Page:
In Praise of Frivolity

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“How can life have meaning without God?”


Pretty much every atheist or humanist I know has gotten this question. It’s often asked in a smug, passive-aggressive way by religious believers who seem to think it’s a real zinger, a deal-breaker of a question that we’ve somehow never contemplated. But it’s sometimes asked in all sincerity, by religious believers who genuinely can’t comprehend what meaning itself could even mean without a divine creator handing it to us from on high. And of course, we humanists ask it ourselves. We ask it of each other—and answer it for each other—when we’re presenting a positive, public face of happy, ethical, meaningful atheism. And we ask it of ourselves in private, in all sincerity, in our long dark nights of the soul-less. The thorny question of life’s meaning isn’t magically answered by a belief in God—but it doesn’t magically disappear when we let go of that belief, either.

When humanists consider this question of meaning without God, of what gives us meaning and how we create it, we often answer with The Big Things. Love. Art. Marriage and family. Friendship. Community. Charity work. Making the world a better place. The never-ending search for knowledge. All of which are awesome; all of which are central parts of how I create meaning in my own life.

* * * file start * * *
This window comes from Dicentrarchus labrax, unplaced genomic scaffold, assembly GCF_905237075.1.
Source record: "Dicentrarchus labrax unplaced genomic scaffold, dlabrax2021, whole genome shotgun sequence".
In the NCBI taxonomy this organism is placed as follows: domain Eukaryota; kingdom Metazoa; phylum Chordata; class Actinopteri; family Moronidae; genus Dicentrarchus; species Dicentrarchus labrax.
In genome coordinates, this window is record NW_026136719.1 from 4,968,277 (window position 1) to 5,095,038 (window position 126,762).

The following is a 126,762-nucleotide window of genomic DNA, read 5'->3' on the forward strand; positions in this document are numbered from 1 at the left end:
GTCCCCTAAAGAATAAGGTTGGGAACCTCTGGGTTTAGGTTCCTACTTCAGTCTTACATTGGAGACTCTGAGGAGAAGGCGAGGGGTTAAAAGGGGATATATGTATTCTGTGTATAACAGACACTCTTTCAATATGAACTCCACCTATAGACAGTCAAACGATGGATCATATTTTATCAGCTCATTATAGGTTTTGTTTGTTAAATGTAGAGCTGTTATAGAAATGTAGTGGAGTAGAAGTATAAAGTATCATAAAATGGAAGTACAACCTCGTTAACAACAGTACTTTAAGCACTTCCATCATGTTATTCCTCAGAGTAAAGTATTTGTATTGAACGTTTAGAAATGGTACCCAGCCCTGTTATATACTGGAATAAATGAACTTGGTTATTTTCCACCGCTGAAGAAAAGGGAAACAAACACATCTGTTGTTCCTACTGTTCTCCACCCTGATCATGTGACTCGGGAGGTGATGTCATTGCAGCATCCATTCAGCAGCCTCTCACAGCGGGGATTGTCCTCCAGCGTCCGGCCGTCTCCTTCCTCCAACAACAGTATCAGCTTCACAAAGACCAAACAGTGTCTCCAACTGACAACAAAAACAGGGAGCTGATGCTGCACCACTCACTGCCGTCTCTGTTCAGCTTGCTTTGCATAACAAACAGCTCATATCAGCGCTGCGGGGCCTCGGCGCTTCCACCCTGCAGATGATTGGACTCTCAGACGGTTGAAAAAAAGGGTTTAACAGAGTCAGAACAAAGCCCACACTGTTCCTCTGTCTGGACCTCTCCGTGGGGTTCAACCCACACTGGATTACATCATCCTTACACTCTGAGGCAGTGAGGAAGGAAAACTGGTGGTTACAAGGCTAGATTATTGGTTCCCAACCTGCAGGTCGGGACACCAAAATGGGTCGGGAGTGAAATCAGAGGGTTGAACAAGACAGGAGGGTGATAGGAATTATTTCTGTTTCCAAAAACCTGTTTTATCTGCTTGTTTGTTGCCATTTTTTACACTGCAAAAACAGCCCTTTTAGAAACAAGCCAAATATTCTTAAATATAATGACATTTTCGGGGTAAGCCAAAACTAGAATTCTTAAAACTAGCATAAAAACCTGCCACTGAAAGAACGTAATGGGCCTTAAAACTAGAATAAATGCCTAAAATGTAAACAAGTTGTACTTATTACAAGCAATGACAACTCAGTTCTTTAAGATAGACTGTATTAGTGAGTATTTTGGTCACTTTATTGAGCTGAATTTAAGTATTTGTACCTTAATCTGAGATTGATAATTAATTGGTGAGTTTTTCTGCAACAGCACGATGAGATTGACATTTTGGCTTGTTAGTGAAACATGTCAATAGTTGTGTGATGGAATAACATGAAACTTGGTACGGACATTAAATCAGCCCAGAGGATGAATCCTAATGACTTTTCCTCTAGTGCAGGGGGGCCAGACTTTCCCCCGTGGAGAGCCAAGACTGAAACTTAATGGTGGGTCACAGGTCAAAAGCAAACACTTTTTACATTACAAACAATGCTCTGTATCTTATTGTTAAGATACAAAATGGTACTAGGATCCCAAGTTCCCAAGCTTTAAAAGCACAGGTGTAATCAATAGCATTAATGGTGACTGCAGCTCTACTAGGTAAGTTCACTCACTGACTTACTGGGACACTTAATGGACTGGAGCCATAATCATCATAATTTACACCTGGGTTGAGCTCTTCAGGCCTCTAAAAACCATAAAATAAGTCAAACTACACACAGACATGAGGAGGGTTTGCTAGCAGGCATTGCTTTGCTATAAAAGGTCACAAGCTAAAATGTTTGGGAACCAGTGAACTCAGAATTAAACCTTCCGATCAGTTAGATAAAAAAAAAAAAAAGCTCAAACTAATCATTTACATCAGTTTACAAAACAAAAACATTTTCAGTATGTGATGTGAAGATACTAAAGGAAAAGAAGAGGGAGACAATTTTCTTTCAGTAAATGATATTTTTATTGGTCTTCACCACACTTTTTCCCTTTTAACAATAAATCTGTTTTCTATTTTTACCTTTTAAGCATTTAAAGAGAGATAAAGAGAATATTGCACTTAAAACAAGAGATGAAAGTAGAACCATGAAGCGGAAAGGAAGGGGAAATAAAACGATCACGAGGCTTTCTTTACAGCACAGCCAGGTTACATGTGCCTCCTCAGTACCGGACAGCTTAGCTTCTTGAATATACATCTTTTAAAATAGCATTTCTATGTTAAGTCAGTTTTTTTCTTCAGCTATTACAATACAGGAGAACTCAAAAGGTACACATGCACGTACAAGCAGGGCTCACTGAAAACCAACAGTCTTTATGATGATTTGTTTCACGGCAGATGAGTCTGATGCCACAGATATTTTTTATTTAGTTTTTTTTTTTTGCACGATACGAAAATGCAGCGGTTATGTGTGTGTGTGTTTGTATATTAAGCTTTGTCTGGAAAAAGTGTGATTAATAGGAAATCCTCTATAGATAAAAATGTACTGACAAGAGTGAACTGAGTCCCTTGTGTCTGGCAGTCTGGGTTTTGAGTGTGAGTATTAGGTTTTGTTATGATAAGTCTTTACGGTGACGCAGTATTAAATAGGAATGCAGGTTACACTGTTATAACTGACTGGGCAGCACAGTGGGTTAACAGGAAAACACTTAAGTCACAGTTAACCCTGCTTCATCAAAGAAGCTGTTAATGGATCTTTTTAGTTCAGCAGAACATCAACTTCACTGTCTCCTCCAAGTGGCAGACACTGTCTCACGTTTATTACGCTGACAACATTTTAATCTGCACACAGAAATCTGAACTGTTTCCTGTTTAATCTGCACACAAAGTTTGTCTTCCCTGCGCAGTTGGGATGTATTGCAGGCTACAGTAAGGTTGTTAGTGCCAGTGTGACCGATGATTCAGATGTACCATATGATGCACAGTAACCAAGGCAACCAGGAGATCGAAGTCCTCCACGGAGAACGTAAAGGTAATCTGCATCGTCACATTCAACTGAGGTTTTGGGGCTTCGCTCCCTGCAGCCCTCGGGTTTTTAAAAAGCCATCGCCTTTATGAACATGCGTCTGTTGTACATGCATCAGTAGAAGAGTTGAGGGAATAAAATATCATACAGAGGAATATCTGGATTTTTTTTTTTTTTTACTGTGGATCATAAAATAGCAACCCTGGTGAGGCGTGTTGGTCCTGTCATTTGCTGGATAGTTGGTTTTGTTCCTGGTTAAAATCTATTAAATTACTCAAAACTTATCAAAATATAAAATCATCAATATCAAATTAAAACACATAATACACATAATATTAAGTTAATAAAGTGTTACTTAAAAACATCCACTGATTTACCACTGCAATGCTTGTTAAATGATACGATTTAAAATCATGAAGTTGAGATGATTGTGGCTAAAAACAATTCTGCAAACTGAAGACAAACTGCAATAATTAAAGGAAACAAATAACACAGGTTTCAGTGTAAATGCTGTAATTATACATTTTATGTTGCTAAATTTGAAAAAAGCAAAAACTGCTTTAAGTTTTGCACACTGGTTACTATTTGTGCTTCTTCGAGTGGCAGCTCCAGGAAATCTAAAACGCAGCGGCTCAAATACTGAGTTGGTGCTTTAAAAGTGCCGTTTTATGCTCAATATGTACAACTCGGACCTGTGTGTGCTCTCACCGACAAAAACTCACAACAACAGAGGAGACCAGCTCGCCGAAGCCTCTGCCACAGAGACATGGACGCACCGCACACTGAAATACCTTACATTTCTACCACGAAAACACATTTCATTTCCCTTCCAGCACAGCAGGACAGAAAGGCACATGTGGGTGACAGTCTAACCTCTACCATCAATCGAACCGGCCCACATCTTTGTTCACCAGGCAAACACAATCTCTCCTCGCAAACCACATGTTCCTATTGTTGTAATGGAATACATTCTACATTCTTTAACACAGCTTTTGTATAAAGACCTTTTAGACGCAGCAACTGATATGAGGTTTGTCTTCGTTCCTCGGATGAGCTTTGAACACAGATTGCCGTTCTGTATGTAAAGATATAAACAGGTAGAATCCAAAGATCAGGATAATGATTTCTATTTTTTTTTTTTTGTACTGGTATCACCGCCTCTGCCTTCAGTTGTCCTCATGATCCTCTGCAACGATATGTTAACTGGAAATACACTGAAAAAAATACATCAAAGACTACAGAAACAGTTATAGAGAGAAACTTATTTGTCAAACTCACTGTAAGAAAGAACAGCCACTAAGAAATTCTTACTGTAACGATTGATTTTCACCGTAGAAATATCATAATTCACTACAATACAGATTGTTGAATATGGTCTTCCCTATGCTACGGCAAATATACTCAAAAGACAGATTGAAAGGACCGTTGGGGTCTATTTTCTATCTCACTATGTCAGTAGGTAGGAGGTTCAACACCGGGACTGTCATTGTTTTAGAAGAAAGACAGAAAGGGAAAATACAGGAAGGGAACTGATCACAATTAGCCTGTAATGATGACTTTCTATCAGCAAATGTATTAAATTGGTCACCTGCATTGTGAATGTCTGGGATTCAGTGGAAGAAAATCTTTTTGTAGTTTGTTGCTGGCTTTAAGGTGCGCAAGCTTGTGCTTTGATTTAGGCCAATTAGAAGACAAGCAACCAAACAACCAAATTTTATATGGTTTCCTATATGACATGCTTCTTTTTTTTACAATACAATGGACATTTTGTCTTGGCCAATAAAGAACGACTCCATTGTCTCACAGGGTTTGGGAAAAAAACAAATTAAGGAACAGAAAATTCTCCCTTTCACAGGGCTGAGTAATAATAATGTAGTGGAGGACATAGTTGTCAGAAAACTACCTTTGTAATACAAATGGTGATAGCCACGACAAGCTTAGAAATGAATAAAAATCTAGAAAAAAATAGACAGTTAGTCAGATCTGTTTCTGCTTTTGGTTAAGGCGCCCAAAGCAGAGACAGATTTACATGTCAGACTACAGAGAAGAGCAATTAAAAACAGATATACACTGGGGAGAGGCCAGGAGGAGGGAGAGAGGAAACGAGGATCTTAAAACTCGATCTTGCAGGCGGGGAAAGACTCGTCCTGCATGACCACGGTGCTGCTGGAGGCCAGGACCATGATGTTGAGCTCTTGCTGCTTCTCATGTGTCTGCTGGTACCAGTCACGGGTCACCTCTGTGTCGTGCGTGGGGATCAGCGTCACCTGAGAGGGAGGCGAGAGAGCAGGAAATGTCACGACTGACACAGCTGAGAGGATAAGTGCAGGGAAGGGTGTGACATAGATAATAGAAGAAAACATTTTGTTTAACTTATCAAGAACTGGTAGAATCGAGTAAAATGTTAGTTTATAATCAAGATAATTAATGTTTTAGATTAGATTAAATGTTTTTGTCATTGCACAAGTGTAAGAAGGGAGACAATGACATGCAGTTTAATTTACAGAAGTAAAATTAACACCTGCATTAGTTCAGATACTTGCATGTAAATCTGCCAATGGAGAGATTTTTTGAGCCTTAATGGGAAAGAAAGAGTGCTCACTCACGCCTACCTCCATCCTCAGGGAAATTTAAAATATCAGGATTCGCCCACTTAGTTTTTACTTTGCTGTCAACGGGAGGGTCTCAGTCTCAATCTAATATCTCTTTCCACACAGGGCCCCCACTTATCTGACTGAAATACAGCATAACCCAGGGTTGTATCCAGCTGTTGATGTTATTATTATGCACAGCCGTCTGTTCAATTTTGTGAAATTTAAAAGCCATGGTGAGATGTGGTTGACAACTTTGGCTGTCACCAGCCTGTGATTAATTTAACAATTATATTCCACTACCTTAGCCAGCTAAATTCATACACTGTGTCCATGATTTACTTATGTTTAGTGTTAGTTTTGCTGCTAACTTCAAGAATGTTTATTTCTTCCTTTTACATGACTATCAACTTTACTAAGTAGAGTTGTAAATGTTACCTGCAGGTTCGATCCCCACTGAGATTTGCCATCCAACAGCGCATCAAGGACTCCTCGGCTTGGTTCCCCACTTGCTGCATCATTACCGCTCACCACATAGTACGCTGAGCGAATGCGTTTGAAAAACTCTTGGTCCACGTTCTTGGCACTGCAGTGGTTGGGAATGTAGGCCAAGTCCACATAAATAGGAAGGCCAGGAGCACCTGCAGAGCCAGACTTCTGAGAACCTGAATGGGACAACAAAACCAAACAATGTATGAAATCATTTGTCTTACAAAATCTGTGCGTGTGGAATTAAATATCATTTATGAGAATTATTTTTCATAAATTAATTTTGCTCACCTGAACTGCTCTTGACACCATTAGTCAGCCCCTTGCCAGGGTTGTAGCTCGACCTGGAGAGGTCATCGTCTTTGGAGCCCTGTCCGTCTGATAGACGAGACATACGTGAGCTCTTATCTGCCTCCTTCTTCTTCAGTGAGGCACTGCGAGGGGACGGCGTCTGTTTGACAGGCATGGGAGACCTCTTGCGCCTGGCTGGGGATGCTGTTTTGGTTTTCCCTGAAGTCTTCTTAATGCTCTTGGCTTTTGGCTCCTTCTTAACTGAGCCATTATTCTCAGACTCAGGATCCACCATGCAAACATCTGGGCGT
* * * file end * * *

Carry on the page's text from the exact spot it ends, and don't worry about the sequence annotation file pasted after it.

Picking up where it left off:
But I’d like to add a few things to that list.

Written By: Greta Christina
continue to source article at thehumanist.org

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  1. In euthanasia debates I discovered the essence of the Christian argument was you did not have the right to escape suffering because Jehovah owns you, and he does not like people vandalising his “property”. This applies to Christians and non Christians alike.

    So life with god is like living with an imaginary slavemaster. You create your own suffering to placate him. I would think the notion of life without god would as pleasant as any other emancipation or deliverance from delusion.

  2. Christians ask atheists “How can life have meaning without God?”.
    Jehohvah is odious in the extreme. Even as a fictional character terrifying adults into irrational behaviour, he is intolerable.